Let’s go back in time a little. The last time I saw you, I think was at Gallaudet. You were a young student, a kid if you will. So between that, you ended up in London for your masters at Sotheby’s. How’d that happen?
I just felt restless at Gallaudet. I knew I didn’t want to work at a deaf school like my parents. Don’t get me wrong, they get so much from it and I admire my dad so much for his integrity. But, I wanted to see more of the world.
That’s a very interesting point albeit on different levels.
But (my) art history class at Gallaudet was the class I felt passionate about. I was the only art history major there, though and I wanted to be around people who felt the same way I did. So, in a nutshell, I ended up at Sotheby’s.
That brings up the dreaded glass ceiling for deaf people. Has it been imposing deaf people for too long?
Well, of course. I know how unfair deaf history has been, and that drives me in many ways. At the same time, you’ve just gotta go forward, and go with your gut and not pay attention to anything else. And the emotions it brings up, anger, etc…you can use in many different ways.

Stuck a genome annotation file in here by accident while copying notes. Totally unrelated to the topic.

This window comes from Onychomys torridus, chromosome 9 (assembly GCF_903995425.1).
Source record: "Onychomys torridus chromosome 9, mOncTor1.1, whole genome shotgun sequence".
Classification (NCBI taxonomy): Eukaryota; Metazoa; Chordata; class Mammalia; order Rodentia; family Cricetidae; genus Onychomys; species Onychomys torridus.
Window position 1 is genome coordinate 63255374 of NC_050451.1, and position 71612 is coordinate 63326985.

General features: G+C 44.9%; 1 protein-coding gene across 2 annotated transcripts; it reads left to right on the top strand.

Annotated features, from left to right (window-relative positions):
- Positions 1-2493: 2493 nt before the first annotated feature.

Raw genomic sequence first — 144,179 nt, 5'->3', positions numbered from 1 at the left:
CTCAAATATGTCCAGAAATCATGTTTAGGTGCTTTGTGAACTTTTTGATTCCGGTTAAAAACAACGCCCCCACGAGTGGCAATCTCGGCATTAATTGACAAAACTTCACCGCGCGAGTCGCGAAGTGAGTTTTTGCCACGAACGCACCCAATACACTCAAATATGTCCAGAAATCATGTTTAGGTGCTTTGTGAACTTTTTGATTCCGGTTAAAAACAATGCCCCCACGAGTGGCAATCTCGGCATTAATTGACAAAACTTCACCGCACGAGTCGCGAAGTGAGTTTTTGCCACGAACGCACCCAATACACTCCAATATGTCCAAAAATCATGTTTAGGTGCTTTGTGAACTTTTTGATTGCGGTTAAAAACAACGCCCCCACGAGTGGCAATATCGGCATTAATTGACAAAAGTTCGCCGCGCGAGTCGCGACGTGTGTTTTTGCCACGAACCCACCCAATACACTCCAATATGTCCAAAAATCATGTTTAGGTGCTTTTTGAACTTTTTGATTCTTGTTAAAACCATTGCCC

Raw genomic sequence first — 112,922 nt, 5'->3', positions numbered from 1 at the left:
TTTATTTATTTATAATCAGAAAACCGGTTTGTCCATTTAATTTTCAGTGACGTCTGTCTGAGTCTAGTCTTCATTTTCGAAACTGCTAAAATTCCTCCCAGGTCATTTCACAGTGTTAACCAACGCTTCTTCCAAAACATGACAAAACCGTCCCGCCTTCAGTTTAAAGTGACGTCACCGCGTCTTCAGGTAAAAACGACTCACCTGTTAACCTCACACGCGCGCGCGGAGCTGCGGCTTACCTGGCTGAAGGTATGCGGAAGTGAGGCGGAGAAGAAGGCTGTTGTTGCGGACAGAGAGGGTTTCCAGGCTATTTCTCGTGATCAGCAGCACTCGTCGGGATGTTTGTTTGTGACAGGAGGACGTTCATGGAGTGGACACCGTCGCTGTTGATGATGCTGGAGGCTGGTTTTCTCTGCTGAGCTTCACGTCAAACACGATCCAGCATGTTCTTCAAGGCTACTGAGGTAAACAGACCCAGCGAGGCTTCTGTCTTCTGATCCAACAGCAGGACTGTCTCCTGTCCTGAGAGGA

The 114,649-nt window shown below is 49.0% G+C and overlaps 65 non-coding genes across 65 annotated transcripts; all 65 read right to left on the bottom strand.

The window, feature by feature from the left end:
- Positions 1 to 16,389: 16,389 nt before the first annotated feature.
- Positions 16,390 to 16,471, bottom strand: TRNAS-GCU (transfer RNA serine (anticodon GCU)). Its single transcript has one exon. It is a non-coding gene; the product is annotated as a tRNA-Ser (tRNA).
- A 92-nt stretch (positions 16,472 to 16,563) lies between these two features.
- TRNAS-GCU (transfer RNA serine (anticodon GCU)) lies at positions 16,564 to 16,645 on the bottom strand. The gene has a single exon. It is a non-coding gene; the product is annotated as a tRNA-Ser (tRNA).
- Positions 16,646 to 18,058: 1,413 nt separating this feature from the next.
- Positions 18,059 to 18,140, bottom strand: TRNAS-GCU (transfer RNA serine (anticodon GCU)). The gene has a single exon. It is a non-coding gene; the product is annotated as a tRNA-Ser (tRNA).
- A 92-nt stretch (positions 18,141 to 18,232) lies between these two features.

That’s an interesting juxtaposition facing deaf people. When does it become critical for one to step out of a comfort zone? But, at the same time, is it so bad for deaf people to work for VRS companies, teach at schools for the deaf, or what have you?
Not at all. If you feel that is what is right for you, more power to you. But, if you really don’t feel it is what you want, you shouldn’t feel pushed into it. God knows I feel deaf children need good teachers, smart and passionate ones, and leaders in the community to look up to. But, they don’t need bitter ones who feel they are doing their job because nothing else was available.
Indeed. There’s another interesting juxtaposition. Some are saying you are giving a voice to the deaf community, and yet at one point, you may have felt claustrophobic in the same community (if that’s a fair statement).
Yeah, it’s a strange balance, but I think that tension feeds many artists and writers. If it didn’t come from where I grew up, it would have come from somewhere else, probably. And, my parents, my dad especially, have so many inspirational qualities in his work. He made the best choices for himself, and I respect that. Being a parent, you don’t know who your children will be. You can only do what you think is right.
In Eruption, sign language was shown to be a very iconic language and I imagine that resounded with hearing people. Sign language being iconic seems to be one of your constant messages as well. However, if we sat down at a bar, had a good conversation, I’m going to bet that most of the signs we would use would not be iconic at all.
Yes. That’s true. I think it’s more about the essence of the language as I see it.
On one level, it’s deeply iconic. On the other, it is not. The essence of language…
And its foundations. I think sign language users do have a different relationship to the world and to other people than people who speak and trying to isolate what this is about is what I’m trying to do with my work.